I guess you don't believe in free enterprise, and the neither does the federal government.

    "Too big to fail" is an invention of the federal government designed to reward their "friends" for their failures. Since the Fed was designed with a provision of being the "lender of last resort", the Fed could have acted to bail out those large banks by creating reserves out of thin air. For a list of Fed functions:

    "Google a Fed publication entitled "The Federal Reserve System: Purposes and Functions." In addition to recklessly manipulating the money supply and causing boom-and-bust cycles for more than ninety years (including the Great Depression and the current one), the Fed "has supervisory and regulatory authority over a wide range of financial institutions and activities." That’s an understatement if ever there was one. Among the Fed’s "functions" are the regulation of:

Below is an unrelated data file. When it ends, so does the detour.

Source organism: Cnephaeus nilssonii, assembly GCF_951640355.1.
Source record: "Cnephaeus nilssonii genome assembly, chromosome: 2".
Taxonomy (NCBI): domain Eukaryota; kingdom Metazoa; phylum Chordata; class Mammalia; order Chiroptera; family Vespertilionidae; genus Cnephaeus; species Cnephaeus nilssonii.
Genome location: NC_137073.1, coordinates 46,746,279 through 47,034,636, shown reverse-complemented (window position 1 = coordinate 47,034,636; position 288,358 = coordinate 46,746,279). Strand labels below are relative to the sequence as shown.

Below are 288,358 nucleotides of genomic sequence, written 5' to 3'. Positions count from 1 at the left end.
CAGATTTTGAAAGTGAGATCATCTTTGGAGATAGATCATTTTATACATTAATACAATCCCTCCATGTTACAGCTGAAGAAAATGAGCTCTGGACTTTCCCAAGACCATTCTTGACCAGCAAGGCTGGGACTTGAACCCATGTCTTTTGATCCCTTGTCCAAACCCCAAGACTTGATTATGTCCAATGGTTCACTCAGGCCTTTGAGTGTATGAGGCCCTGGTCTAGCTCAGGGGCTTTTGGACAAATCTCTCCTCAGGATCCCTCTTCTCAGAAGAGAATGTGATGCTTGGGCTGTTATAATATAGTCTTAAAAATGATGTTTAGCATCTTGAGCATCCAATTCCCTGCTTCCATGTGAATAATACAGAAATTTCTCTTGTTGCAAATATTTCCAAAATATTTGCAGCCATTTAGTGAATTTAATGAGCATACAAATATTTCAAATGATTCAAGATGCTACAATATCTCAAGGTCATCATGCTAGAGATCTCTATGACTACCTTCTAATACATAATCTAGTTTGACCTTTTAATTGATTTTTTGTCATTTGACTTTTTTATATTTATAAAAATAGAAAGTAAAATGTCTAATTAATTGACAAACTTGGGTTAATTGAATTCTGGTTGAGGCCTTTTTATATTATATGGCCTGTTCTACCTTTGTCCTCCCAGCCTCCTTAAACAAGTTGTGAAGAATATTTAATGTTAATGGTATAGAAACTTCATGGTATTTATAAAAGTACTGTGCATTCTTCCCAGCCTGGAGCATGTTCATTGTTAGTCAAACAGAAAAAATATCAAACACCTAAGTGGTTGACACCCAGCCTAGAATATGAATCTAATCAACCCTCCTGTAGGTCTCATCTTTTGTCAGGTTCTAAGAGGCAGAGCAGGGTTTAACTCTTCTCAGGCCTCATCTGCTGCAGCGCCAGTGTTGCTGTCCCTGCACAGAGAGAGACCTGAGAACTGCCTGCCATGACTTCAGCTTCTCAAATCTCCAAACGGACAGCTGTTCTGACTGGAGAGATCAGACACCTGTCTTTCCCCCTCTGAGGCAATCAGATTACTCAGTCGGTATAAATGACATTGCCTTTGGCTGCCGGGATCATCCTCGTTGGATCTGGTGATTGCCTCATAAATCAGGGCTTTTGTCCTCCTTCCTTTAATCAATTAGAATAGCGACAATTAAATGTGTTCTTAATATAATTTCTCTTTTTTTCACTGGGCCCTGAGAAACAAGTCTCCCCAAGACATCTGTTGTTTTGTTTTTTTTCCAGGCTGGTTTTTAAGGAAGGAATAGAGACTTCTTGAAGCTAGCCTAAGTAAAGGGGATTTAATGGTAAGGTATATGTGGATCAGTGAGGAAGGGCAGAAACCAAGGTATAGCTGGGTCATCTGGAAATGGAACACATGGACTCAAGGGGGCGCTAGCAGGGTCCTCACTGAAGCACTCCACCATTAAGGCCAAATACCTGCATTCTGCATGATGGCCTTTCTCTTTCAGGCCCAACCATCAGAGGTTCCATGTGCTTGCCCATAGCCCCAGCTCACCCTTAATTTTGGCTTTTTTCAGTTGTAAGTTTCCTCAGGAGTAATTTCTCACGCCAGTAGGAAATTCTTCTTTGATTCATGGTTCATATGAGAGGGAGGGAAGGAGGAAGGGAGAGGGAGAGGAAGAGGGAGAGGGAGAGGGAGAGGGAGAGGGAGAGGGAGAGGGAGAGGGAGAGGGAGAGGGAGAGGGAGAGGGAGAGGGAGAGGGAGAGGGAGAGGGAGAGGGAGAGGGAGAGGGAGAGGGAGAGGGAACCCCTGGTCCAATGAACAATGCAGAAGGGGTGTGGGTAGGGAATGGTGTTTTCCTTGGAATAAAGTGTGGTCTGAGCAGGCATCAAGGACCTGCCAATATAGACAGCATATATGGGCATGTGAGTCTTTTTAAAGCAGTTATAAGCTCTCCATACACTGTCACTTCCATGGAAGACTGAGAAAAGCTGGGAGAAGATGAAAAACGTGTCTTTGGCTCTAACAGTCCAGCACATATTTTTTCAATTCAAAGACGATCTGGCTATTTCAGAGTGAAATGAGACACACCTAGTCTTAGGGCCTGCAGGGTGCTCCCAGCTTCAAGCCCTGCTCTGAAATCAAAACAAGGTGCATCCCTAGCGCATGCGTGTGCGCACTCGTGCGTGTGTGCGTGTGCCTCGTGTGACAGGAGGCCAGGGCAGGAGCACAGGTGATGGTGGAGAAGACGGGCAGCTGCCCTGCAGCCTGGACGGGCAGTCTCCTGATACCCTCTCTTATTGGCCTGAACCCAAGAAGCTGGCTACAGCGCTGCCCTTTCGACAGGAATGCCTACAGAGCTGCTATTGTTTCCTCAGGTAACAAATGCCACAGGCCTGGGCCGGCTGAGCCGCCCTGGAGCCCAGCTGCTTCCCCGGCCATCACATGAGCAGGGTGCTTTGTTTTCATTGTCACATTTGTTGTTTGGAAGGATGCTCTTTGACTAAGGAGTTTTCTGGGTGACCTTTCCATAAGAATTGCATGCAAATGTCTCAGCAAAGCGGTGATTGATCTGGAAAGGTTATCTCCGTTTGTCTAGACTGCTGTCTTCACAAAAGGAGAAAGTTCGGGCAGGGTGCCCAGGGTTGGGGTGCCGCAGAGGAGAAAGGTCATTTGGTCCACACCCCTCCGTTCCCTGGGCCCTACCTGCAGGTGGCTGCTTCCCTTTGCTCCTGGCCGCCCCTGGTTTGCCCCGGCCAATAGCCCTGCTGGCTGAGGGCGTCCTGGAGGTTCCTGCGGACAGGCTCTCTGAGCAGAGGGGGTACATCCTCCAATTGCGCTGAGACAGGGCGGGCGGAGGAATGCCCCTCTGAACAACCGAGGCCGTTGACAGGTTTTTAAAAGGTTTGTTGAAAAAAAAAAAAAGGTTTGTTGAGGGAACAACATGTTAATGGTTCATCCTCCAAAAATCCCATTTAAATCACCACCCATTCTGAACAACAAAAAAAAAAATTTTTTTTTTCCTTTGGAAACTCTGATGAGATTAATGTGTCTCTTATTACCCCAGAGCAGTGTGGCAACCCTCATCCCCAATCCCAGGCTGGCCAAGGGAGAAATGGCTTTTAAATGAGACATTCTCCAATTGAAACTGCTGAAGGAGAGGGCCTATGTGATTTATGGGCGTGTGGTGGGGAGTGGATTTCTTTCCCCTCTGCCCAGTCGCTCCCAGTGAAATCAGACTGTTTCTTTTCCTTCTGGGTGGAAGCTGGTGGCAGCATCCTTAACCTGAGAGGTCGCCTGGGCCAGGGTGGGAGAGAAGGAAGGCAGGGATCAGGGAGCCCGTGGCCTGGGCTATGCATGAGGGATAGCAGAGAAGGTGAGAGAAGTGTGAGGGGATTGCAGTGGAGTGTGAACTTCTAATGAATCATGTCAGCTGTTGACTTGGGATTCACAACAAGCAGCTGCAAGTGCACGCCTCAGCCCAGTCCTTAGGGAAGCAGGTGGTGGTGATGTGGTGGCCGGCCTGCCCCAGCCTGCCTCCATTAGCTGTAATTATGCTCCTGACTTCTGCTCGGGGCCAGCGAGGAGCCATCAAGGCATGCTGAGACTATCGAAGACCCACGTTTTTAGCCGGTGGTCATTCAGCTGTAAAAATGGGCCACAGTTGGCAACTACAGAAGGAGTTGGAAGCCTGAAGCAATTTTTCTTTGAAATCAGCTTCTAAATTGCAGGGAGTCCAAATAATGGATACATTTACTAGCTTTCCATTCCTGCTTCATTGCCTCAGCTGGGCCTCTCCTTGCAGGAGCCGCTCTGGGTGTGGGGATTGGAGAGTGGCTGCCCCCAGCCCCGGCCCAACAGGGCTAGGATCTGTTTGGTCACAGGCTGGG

Bank holding companies

    State-chartered banks

    Foreign branches of member banks

    Edge and agreement corporations

    U.S. state-licensed branches, agencies, and representative offices of foreign banks

    Nonbanking activities of foreign banks

    National banks

    Savings banks

    Nonbank subsidiaries of bank holding companies

    Thrift holding companies

    Financial reporting procedures

    Accounting policies of banks

    Business "continuity" in case of economic emergencies

    Consumer protection laws

    Securities dealings of banks

    Information technology used by banks

    Foreign investment by banks